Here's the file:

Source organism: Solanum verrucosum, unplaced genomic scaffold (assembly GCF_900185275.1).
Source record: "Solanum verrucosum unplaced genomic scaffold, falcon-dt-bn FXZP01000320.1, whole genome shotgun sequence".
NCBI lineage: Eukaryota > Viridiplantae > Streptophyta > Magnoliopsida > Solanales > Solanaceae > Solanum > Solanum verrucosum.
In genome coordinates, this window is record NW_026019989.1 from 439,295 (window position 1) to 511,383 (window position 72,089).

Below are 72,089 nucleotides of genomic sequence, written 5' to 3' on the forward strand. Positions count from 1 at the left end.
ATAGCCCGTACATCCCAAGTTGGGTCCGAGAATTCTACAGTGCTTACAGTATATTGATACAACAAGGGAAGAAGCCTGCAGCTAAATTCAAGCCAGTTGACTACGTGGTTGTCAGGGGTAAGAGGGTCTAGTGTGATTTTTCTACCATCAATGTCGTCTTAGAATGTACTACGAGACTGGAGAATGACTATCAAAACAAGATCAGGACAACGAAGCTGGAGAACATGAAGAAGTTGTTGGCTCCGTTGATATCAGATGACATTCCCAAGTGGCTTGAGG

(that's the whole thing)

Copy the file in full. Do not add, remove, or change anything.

Source organism: Solanum verrucosum, unplaced genomic scaffold (assembly GCF_900185275.1).
Source record: "Solanum verrucosum unplaced genomic scaffold, falcon-dt-bn FXZP01000320.1, whole genome shotgun sequence".
NCBI lineage: Eukaryota > Viridiplantae > Streptophyta > Magnoliopsida > Solanales > Solanaceae > Solanum > Solanum verrucosum.
In genome coordinates, this window is record NW_026019989.1 from 439,295 (window position 1) to 511,383 (window position 72,089).

Below are 72,089 nucleotides of genomic sequence, written 5' to 3' on the forward strand. Positions count from 1 at the left end.
ATAGCCCGTACATCCCAAGTTGGGTCCGAGAATTCTACAGTGCTTACAGTATATTGATACAACAAGGGAAGAAGCCTGCAGCTAAATTCAAGCCAGTTGACTACGTGGTTGTCAGGGGTAAGAGGGTCTAGTGTGATTTTTCTACCATCAATGTCGTCTTAGAATGTACTACGAGACTGGAGAATGACTATCAAAACAAGATCAGGACAACGAAGCTGGAGAACATGAAGAAGTTGTTGGCTCCGTTGATATCAGATGACATTCCCAAGTGGCTTGAGG